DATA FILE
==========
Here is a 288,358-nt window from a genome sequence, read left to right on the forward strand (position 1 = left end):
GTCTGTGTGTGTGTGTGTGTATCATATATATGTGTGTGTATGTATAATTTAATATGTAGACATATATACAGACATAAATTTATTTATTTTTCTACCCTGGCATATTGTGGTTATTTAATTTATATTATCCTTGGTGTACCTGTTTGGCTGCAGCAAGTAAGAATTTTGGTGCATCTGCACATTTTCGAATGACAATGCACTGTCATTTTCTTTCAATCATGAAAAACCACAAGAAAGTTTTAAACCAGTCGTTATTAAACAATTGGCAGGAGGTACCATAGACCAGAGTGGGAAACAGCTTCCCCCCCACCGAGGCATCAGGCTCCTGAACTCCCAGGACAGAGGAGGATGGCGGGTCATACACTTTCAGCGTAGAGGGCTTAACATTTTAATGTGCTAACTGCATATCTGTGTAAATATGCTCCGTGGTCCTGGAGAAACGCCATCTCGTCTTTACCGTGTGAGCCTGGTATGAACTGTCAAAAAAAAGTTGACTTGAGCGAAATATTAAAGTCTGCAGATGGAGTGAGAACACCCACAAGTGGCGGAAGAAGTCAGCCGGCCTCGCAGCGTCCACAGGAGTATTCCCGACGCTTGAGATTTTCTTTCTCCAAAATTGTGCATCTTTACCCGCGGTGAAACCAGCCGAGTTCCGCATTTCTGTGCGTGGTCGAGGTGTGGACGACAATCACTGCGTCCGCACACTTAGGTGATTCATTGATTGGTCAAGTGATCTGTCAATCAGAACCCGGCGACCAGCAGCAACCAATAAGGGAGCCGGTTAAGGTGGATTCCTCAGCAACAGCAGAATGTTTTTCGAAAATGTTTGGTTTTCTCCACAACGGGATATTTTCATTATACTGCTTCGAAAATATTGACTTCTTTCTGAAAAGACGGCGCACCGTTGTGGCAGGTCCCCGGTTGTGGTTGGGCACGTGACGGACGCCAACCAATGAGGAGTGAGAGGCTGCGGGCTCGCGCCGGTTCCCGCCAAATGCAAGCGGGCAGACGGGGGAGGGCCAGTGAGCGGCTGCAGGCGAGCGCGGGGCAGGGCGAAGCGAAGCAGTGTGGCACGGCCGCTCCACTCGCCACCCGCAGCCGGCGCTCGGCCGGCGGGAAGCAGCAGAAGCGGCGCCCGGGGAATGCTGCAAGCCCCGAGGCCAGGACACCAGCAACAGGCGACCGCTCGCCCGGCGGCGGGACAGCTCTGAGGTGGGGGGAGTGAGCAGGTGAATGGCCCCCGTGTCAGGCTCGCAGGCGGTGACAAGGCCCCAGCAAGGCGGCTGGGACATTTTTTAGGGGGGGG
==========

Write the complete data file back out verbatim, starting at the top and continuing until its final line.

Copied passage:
Here is a 288,358-nt window from a genome sequence, read left to right on the forward strand (position 1 = left end):
GTCTGTGTGTGTGTGTGTGTATCATATATATGTGTGTGTATGTATAATTTAATATGTAGACATATATACAGACATAAATTTATTTATTTTTCTACCCTGGCATATTGTGGTTATTTAATTTATATTATCCTTGGTGTACCTGTTTGGCTGCAGCAAGTAAGAATTTTGGTGCATCTGCACATTTTCGAATGACAATGCACTGTCATTTTCTTTCAATCATGAAAAACCACAAGAAAGTTTTAAACCAGTCGTTATTAAACAATTGGCAGGAGGTACCATAGACCAGAGTGGGAAACAGCTTCCCCCCCACCGAGGCATCAGGCTCCTGAACTCCCAGGACAGAGGAGGATGGCGGGTCATACACTTTCAGCGTAGAGGGCTTAACATTTTAATGTGCTAACTGCATATCTGTGTAAATATGCTCCGTGGTCCTGGAGAAACGCCATCTCGTCTTTACCGTGTGAGCCTGGTATGAACTGTCAAAAAAAAGTTGACTTGAGCGAAATATTAAAGTCTGCAGATGGAGTGAGAACACCCACAAGTGGCGGAAGAAGTCAGCCGGCCTCGCAGCGTCCACAGGAGTATTCCCGACGCTTGAGATTTTCTTTCTCCAAAATTGTGCATCTTTACCCGCGGTGAAACCAGCCGAGTTCCGCATTTCTGTGCGTGGTCGAGGTGTGGACGACAATCACTGCGTCCGCACACTTAGGTGATTCATTGATTGGTCAAGTGATCTGTCAATCAGAACCCGGCGACCAGCAGCAACCAATAAGGGAGCCGGTTAAGGTGGATTCCTCAGCAACAGCAGAATGTTTTTCGAAAATGTTTGGTTTTCTCCACAACGGGATATTTTCATTATACTGCTTCGAAAATATTGACTTCTTTCTGAAAAGACGGCGCACCGTTGTGGCAGGTCCCCGGTTGTGGTTGGGCACGTGACGGACGCCAACCAATGAGGAGTGAGAGGCTGCGGGCTCGCGCCGGTTCCCGCCAAATGCAAGCGGGCAGACGGGGGAGGGCCAGTGAGCGGCTGCAGGCGAGCGCGGGGCAGGGCGAAGCGAAGCAGTGTGGCACGGCCGCTCCACTCGCCACCCGCAGCCGGCGCTCGGCCGGCGGGAAGCAGCAGAAGCGGCGCCCGGGGAATGCTGCAAGCCCCGAGGCCAGGACACCAGCAACAGGCGACCGCTCGCCCGGCGGCGGGACAGCTCTGAGGTGGGGGGAGTGAGCAGGTGAATGGCCCCCGTGTCAGGCTCGCAGGCGGTGACAAGGCCCCAGCAAGGCGGCTGGGACATTTTTTAGGGGGGGG